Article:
Late last week, two of our District 43 School Trustees, Keith Watkins and John Keryluk, called for a halt to the school closure process. Here's the news story.
In the meantime, meetings at local schools are now over, and we have a big meeting hosted by the school trustees that has got so big they've expanded it to two nights. Originally scheduled for Tuesday Feb 20, it will now run on both the 20th and the 21st. Eighty-two speakers were scheduled at deadline time. After these meetings, the trustees will deliberate. Their decision on the fate of 8 elementary schools will be announced on February 27.
I checked in last night with Reece Harding, the College Park parent who is heading up the fight to keep our little school open. Reece told me that the official reps for the 8 school Parent Advisory Councils are scheduled first on Tuesday, followed by the remaining speakers over the course of the two nights. Speakers will not be clustered by neighbourhood or school. I think our PAC is #5. Reece is #32, and there will be other speakers from our community throughout. Reece recommended that we attend on Tuesday, but either night should be good for supporting our speakers. And every presenter should be compelling.
Other speakers of note include two Port Moody City Councillors. Our mayor reports that district staff and trustees have refused to meet with him or other reps from our city. The city, understandably, wants to keep all of its schools (3 Port Moody Schools are on the block). Our councillors seem to be of the opinion that the district's enrolment projections are pessimistic.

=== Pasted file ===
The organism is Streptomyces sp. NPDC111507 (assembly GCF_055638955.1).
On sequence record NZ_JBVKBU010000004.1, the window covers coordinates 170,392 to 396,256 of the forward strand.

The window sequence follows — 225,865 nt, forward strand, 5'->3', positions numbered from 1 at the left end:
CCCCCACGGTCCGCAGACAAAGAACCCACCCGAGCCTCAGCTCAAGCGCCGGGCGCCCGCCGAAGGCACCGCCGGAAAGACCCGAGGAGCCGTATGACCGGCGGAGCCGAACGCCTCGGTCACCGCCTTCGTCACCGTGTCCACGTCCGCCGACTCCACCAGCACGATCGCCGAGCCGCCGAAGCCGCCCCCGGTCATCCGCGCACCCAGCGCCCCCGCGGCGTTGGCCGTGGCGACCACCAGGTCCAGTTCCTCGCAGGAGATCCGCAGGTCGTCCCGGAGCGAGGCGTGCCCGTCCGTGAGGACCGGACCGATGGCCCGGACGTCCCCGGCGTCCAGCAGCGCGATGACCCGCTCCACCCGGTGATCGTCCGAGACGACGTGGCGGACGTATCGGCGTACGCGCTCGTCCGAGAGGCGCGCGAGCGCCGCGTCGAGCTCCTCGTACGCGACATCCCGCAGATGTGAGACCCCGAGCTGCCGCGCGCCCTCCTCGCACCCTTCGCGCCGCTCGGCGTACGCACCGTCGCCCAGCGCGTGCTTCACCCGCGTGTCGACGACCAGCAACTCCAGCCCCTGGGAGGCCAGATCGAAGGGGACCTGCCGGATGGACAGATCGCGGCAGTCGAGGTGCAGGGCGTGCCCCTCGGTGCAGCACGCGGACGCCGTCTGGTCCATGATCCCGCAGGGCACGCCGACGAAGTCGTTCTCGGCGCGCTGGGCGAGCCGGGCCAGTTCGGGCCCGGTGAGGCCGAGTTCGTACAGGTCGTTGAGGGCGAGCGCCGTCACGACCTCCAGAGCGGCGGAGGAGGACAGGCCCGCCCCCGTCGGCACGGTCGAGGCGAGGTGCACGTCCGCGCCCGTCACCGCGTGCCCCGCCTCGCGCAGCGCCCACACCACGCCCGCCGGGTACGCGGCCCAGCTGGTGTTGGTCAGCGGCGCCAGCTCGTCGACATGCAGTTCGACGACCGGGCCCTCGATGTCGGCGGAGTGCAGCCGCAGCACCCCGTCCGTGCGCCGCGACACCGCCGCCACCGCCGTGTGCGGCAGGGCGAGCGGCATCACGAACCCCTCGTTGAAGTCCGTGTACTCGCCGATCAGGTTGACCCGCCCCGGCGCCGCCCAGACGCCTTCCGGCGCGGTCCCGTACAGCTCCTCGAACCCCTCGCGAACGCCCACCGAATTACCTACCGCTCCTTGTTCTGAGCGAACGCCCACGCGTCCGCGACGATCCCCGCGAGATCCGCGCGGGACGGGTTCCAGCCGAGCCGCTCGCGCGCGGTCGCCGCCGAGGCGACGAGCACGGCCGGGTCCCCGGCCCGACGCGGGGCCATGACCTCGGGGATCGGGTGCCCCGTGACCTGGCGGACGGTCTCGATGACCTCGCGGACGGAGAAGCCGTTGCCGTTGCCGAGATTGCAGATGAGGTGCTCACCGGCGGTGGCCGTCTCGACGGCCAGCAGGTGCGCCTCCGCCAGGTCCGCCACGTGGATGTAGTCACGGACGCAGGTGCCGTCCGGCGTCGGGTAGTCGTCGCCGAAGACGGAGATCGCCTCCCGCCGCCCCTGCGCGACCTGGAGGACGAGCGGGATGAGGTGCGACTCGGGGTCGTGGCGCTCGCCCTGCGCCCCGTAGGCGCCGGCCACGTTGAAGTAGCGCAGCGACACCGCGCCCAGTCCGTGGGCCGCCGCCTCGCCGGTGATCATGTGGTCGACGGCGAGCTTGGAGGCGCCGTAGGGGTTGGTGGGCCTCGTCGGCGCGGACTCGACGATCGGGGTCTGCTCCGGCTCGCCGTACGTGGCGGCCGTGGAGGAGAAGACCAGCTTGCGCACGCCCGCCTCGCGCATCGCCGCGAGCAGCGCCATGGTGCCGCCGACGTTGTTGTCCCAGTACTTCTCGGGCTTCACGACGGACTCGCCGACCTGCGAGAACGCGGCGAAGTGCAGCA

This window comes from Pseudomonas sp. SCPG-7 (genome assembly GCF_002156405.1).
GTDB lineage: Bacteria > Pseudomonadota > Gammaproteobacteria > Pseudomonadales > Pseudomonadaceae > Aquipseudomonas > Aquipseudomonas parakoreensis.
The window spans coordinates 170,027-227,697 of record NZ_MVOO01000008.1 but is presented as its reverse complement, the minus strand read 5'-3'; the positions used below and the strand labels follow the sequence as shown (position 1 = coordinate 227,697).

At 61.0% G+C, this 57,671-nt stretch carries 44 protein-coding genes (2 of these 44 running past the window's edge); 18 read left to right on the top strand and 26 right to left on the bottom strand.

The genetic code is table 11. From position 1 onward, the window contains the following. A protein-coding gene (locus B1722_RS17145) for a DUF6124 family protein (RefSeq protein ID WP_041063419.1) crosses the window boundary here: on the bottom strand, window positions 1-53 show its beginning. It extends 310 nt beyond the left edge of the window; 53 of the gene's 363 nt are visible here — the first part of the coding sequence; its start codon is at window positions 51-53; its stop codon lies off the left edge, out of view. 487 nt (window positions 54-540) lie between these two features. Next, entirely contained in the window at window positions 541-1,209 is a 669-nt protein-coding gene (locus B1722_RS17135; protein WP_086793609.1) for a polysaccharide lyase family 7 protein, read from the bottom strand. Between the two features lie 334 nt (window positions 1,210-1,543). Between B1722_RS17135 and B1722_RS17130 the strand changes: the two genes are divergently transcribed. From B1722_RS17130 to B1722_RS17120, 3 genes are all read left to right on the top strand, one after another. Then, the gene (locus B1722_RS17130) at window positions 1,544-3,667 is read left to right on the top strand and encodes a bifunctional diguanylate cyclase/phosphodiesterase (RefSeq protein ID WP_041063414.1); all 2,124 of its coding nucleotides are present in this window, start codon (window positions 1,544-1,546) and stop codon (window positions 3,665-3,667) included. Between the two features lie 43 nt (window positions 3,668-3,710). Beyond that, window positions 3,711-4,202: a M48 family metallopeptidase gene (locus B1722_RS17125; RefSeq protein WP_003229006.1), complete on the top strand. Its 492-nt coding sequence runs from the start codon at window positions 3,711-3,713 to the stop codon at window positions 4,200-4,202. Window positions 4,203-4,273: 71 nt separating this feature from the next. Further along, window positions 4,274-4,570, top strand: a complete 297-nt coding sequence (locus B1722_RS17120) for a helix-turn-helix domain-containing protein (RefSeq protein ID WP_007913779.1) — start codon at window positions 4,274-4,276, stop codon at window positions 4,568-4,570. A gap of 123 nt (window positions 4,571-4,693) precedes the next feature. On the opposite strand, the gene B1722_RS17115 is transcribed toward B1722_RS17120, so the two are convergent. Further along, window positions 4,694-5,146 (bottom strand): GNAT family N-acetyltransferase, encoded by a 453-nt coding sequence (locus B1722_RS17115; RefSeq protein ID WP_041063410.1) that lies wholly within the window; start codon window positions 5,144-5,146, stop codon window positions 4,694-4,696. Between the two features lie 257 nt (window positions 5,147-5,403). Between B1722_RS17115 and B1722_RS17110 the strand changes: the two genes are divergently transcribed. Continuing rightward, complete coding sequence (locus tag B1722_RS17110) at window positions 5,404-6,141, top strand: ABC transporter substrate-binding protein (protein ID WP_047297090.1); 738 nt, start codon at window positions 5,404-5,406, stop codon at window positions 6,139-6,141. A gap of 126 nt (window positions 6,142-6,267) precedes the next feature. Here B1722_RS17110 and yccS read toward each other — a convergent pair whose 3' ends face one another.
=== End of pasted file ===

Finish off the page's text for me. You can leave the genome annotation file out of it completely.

As for our little school, if it closes, the kids will be assigned to Seaview Elementary School, a few blocks to the south. This much larger school is less than half full, so it will easily accommodate as many of our kids as do end up going there. One hitch: Seaview is scheduled for a major seismic upgrade in 2007-8. Most of the kids there already will be moved out to portable classrooms for a good part of the school year. So if College Park is closed and our kids move over, they'll face the double disruption of changing schools and learning in temporary classrooms within a de-stabilized school community for most of their first year.
From a dollars and cents point of view, the answer is clear cut: close as many schools as we can and move the kids to fill other schools with empty classrooms, thus saving money on heat, light, maintenance, equipment and administration. From a community point of view, and a social perspective, it's not as easy. A neighbourhood school is something special in the life of a community. Children and families rely on it as a base for learning, living and growing, and not just within the curriculum or school programs. While your kids are there, the school is a centre of family and community life. It will be hard to see some of these bases eliminated, and difficult for those affected to re-establish roots in newly-shaped community groupings.
The next ten days will be very stressful for everyone. I hope that there will be some happy resolution. It's certain that some schools will be closed. I don't wish it for our school, but neither do I wish it for any others.
I have a piece of art given to me by one of our students 4 years ago when we won the fight to keep College Park open. On the back it says "Thank you for saving our school." I'm going to take it to the meeting Tuesday and give it to Reece. No matter what the outcome, this effort has shown the strength of the bonds in our small community. That is something precious indeed.
question: how do you solve a problem like school funding?
mompoet - sad about change